Probiotic processing conditions & their impact on biological activities


Probiotics are defined as “live microorganisms which when administered in an adequate amount confer a health benefit to the host”. With the rapid development of DNA sequencing technologies, this research has entered a new era and identification of bacterial effector molecules is progressively increasing. Efficient technologies have also been developed to produce highly concentrated and stable probiotics. However, the impact of production processes on the probiotic biological activities, and/or the expression and function of the effector molecules, remains poorly studied. At present product quality control commonly employs Colony Forming Units (CFUs) as its main criterion to evaluate successive batches of probiotic biomass/powders. Moreover, it is also unknown if the behaviour and health-benefit efficacy of probiotics in the gut ecosystem is affected by prior processing steps. Thereby, the two questions below remain largely unanswered to date:

1.       What is the impact of production process conditions on the biological activities, effector molecule expression and function of a probiotic?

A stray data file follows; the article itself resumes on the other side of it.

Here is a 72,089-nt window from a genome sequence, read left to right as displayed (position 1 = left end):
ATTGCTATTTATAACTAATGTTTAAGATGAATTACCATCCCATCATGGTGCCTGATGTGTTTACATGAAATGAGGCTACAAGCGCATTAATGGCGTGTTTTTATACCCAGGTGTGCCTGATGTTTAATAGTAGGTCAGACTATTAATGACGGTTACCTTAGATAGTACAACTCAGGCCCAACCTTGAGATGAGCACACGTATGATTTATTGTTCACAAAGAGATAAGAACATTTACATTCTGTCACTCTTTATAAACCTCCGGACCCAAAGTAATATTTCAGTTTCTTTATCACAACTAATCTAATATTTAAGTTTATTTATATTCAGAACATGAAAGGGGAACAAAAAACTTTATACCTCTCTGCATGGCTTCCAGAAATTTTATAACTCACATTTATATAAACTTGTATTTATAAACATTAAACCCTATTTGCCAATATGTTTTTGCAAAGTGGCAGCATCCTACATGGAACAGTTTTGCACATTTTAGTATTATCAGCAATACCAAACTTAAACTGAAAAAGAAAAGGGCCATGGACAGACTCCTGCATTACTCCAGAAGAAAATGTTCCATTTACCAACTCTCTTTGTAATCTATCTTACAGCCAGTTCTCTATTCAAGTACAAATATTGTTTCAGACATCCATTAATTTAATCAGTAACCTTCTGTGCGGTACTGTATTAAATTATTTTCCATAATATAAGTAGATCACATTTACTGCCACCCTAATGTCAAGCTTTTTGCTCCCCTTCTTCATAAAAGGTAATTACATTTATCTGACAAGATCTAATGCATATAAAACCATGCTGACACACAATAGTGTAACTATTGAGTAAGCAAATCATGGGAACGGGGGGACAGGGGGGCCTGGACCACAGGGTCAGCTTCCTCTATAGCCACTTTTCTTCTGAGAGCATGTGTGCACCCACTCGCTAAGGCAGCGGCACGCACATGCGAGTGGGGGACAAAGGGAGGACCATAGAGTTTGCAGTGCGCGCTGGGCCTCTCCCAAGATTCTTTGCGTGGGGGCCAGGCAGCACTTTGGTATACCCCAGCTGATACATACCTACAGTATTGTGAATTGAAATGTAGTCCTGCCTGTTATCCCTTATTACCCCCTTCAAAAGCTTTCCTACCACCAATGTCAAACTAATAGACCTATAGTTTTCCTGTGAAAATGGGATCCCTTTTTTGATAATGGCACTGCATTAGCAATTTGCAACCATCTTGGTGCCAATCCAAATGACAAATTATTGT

2.       Is the behaviour of a probiotic in the gut ecosystem affected by prior processing steps?


The overall objective of this project are to evaluate and prioritize the role of different processing parameters on probiotic biological activity, using selected model strains with (at least partially) known effector molecules. It aims at developing a workflow that could be applied to probiotic strains and would facilitate optimization of probiotic production based on effector molecule expression and efficacy rather than on viable cells only.


Bacterial culturing (including bioreactor technology) & small scale processing, RNA & protein isolation, transcriptomics, proteomics, enzymatic assays.


Students pursuing a degree in Molecular Life Sciences, Biotechnology, Microbiology or related discipline. Background in either molecular biology or biochemistry (previous experience with microbiological culturing is preferred).

This project will be pursued at the Nestlé Research in Lausanne, Switzerland. Interested in an abroad experience within an international food company ? Contact us !

Contact information

Prof. dr. Michiel Kleerebezem,; Stéphane Duboux,